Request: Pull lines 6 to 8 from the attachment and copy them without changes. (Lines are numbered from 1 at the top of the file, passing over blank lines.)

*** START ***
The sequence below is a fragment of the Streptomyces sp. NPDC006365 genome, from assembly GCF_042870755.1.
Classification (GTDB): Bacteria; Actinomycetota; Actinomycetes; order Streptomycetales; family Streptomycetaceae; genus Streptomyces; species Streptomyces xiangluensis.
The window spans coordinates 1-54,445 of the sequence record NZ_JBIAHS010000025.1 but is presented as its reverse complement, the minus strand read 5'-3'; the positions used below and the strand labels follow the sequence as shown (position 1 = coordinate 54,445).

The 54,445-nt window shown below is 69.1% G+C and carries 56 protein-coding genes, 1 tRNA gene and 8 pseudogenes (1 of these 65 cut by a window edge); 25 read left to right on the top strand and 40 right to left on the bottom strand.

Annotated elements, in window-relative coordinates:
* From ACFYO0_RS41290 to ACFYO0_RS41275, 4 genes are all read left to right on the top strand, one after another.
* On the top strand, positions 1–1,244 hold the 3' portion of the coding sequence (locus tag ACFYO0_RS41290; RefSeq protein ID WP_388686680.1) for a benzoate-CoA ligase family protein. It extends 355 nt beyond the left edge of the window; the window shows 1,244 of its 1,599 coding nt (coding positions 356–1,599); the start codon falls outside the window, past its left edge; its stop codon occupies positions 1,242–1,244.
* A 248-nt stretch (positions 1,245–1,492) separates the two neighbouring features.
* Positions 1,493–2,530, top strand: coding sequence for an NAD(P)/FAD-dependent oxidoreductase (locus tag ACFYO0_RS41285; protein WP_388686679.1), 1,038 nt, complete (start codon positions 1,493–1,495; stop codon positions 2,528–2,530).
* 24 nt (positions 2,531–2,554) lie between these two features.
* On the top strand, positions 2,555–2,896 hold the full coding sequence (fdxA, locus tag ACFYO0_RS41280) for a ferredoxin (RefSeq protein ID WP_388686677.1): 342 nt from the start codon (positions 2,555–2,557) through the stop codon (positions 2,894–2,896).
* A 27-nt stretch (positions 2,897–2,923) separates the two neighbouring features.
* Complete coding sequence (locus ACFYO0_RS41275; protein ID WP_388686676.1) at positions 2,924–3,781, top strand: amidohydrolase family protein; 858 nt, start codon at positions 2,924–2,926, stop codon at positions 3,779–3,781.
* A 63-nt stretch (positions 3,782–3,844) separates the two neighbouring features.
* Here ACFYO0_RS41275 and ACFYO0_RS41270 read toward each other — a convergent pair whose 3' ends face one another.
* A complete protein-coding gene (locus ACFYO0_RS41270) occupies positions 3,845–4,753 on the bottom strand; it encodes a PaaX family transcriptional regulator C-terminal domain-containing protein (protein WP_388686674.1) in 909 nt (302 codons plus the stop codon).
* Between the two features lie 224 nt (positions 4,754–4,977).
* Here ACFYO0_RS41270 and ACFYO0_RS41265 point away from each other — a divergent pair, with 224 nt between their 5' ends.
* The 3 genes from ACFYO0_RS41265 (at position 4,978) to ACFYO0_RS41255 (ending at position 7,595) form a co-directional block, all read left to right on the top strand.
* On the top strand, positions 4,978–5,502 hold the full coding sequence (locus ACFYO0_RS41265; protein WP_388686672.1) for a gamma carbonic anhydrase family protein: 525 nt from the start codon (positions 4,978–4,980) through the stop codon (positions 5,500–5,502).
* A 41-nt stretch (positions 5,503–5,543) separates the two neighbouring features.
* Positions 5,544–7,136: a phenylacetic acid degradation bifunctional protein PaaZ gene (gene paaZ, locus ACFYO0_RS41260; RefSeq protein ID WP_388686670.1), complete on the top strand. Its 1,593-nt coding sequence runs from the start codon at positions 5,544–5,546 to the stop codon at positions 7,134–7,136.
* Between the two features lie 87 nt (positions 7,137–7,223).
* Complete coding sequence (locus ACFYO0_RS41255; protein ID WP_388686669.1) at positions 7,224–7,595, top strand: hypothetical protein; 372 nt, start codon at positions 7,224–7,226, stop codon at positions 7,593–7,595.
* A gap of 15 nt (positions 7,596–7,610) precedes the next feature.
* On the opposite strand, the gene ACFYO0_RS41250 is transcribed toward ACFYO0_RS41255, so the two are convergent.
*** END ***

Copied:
* From ACFYO0_RS41290 to ACFYO0_RS41275, 4 genes are all read left to right on the top strand, one after another.
* On the top strand, positions 1–1,244 hold the 3' portion of the coding sequence (locus tag ACFYO0_RS41290; RefSeq protein ID WP_388686680.1) for a benzoate-CoA ligase family protein. It extends 355 nt beyond the left edge of the window; the window shows 1,244 of its 1,599 coding nt (coding positions 356–1,599); the start codon falls outside the window, past its left edge; its stop codon occupies positions 1,242–1,244.
* A 248-nt stretch (positions 1,245–1,492) separates the two neighbouring features.